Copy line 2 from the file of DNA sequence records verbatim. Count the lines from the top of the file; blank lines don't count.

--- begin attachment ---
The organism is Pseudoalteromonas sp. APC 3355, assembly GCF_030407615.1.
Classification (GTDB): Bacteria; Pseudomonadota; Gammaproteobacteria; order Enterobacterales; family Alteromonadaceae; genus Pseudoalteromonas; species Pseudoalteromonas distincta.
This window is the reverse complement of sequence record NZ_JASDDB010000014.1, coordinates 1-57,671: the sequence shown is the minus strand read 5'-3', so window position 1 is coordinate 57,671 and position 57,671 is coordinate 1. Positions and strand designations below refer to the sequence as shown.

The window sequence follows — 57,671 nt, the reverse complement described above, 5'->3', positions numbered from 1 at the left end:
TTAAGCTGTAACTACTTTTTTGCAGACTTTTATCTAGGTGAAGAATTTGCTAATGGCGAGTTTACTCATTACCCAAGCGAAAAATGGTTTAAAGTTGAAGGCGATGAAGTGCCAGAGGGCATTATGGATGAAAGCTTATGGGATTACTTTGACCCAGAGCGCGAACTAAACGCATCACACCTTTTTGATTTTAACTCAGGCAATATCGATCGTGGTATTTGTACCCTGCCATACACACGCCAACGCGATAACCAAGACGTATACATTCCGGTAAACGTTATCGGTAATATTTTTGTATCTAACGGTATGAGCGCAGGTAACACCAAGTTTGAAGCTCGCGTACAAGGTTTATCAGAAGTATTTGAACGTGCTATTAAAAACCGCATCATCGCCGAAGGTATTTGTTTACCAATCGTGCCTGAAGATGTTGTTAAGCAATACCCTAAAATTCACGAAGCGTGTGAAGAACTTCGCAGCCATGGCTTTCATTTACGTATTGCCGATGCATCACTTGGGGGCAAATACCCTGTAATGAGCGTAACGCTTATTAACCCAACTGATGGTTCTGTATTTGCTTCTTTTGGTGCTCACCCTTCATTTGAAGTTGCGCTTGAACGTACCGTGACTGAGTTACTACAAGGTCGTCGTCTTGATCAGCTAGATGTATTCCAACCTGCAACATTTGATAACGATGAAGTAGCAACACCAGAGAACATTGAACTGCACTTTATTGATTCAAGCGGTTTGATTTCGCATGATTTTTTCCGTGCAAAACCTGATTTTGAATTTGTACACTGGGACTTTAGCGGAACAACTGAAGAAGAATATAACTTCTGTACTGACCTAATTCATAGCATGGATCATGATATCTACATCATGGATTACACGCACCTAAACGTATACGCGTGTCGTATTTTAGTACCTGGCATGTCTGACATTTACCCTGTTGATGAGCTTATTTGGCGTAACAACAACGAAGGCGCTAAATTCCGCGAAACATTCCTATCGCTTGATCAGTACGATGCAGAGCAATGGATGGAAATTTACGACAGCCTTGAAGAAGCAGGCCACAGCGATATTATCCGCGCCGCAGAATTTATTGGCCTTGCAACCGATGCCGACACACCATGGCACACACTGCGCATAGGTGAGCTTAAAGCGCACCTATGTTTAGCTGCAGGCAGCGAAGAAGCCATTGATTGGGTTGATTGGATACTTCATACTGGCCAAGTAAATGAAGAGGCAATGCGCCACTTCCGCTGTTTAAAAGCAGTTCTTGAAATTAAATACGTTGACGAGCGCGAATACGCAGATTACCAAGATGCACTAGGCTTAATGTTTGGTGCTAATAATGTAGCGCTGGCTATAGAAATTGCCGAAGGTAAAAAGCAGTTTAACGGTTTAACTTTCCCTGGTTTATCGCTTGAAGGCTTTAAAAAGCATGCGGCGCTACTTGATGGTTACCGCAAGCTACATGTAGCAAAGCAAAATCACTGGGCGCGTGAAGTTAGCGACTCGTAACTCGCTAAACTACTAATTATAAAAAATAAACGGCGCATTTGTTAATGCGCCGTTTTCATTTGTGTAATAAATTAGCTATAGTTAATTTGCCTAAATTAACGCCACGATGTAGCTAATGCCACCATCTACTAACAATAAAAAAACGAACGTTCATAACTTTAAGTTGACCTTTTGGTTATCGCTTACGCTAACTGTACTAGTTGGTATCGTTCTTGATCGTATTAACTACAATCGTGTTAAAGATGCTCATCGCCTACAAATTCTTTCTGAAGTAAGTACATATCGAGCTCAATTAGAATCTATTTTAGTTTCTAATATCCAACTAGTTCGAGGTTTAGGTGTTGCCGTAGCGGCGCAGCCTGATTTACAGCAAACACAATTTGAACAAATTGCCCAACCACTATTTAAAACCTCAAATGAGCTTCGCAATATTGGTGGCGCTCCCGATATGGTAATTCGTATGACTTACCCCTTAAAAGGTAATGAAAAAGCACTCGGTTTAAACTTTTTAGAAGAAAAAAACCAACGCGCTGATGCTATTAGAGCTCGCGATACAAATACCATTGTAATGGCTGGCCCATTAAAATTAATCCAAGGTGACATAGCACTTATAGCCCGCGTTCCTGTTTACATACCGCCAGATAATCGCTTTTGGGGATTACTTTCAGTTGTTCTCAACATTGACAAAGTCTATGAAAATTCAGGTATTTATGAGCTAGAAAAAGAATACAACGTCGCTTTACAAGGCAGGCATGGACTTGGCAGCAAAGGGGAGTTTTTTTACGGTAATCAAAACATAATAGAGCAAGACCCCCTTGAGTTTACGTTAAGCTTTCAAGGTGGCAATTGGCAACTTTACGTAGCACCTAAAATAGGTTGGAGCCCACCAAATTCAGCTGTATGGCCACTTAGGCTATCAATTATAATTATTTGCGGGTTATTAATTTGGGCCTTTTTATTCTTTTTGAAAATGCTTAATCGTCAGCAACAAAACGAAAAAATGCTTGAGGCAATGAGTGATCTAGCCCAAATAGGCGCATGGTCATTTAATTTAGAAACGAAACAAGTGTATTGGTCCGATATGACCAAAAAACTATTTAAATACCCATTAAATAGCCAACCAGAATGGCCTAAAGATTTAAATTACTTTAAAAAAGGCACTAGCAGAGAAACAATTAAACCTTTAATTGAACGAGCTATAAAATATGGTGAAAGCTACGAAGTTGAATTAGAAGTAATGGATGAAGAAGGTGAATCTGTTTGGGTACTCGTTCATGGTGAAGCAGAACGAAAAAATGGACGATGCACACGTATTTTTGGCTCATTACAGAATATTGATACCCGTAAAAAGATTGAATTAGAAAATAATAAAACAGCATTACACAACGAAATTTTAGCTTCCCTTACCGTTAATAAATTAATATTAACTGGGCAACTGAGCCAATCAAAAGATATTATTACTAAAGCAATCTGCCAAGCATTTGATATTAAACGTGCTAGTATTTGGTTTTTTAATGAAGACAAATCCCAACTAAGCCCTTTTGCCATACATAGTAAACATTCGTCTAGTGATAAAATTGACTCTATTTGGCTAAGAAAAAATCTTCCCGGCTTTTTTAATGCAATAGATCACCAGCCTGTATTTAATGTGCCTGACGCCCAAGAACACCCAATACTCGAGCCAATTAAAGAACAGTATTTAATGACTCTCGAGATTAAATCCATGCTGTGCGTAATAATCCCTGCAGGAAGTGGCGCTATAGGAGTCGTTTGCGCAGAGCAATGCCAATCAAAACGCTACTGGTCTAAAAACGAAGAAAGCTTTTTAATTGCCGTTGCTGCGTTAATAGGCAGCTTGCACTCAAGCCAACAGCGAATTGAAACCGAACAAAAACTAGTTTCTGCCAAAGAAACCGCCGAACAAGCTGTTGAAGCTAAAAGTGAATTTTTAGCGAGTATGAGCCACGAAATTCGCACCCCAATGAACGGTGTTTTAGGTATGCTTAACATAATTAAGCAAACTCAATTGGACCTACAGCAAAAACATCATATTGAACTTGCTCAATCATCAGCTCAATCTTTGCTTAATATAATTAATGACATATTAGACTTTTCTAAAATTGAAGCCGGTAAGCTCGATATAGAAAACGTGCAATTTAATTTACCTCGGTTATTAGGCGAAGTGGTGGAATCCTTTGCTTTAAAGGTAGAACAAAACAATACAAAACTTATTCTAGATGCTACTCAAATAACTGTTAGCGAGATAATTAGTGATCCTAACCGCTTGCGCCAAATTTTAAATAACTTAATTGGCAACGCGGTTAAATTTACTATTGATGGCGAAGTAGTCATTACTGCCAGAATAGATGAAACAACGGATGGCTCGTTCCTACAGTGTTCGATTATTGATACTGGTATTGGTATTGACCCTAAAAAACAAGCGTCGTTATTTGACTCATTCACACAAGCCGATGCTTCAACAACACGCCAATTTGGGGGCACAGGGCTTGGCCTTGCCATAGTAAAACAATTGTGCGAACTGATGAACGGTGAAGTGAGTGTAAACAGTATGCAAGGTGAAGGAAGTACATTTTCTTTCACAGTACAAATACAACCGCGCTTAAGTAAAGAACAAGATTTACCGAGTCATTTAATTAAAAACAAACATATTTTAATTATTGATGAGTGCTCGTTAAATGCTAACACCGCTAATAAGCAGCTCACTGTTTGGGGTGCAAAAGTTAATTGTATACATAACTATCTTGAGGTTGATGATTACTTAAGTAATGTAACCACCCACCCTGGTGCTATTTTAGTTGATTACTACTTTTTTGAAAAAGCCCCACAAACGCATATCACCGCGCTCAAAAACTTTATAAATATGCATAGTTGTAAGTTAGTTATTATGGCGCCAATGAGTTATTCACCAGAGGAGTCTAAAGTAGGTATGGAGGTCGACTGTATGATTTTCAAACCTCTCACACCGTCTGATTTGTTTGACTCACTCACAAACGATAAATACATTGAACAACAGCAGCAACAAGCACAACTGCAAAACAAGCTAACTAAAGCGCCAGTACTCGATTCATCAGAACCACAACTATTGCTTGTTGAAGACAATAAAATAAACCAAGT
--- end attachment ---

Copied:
Classification (GTDB): Bacteria; Pseudomonadota; Gammaproteobacteria; order Enterobacterales; family Alteromonadaceae; genus Pseudoalteromonas; species Pseudoalteromonas distincta.